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Historic landmark overlay sought for The Nile in Mesa


The Nile in downtown Mesa, which was constructed nearly a century ago as a movie house and was the first air-cooled building in Arizona, may be getting a historic landmark preservation and protection designation.

The Mesa Planning and Zoning Board voted unanimously July 26 in a consent agenda with other items to recommend the Mesa City Council approve a rezoning to downtown core with a downtown events overlay and a historic landmark overlay for the 0.19-acre venue at 105 W. Main St. in downtown Mesa.

To be eligible for a historic landmark overlay district, a building, structure or object must display exceptional historic, visual or architectural significance, according to the Mesa zoning ordinance.

Michelle Donovan of The Nile is the applicant. CK Properties LLC is the owner.

The Nile opened in September 1924, was the first movie house in Mesa and was the first “air cooled” building in Arizona, according to a written project narrative.

“The Nile cost $200,000 to build in 1924 which made it one of the more expensive buildings in the area,” it states. “A renovation of the facade was done in 2018-19 to bring the facade back to its original glory. Minus the marquee, and the box office structure, the building looks very much the way it did in 1924.”

The Nile was built with locally kilned Lehi brick and was part of the art deco era of design. From the parapet to the Egyptian motif, The Nile was true to the time’s obsession with the far East and art deco linework, it states.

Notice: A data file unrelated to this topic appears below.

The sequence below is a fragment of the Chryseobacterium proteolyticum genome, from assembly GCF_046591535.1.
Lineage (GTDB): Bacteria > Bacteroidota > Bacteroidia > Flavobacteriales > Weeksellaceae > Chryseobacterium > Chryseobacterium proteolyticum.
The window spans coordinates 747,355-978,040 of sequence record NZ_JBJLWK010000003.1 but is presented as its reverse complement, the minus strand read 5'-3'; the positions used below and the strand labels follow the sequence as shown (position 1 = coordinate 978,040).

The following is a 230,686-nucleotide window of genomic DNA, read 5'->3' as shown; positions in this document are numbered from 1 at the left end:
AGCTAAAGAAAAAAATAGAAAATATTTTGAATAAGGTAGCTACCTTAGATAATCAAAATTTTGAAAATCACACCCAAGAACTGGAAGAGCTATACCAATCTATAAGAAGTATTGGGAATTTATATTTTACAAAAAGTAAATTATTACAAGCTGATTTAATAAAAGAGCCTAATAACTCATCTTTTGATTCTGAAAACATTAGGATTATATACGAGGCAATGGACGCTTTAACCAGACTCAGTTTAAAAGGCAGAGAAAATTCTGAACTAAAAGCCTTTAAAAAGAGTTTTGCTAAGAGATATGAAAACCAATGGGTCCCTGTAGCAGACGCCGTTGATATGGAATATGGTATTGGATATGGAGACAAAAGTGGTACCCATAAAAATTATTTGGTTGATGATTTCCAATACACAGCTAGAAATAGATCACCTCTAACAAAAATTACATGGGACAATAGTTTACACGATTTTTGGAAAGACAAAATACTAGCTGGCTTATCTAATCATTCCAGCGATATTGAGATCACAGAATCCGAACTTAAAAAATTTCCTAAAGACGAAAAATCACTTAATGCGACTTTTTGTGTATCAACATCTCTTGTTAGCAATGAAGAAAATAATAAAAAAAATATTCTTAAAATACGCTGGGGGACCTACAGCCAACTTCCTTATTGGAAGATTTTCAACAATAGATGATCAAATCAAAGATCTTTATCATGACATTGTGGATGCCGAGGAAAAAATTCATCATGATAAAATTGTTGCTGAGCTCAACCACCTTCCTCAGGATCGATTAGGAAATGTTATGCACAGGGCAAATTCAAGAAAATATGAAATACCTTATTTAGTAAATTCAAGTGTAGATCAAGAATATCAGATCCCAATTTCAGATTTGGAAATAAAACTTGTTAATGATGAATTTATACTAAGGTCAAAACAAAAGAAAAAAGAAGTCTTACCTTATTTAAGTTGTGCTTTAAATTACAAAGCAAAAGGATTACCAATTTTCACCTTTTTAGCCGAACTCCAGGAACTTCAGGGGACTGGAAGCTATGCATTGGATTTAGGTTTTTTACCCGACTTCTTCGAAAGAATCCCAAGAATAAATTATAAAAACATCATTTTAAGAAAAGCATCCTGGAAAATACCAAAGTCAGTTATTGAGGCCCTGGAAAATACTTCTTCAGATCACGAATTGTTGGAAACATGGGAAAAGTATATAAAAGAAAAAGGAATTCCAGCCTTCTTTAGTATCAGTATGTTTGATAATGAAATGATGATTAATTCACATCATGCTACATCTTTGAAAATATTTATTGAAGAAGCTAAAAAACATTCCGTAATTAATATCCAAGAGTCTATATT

The Nile Theater is a two-part commercial block building between two buildings in downtown Mesa, according to a written staff report from Planner Michelle Dahlke.

“The Nile Theater currently operates as a music venue with a coffee shop,” it states. “It consists of brick construction with three bays which are accentuated by the varied parapet. Although the building no longer exhibits original stylistic elements, the building continues to contribute to the character of the downtown Mesa business core through the building type. It is possible that the elements of the original style could be reconstructed.”

Richard H. Dyer can be reached at, or on Twitter @rhdyer. To voice your opinion on this story, connect with us at

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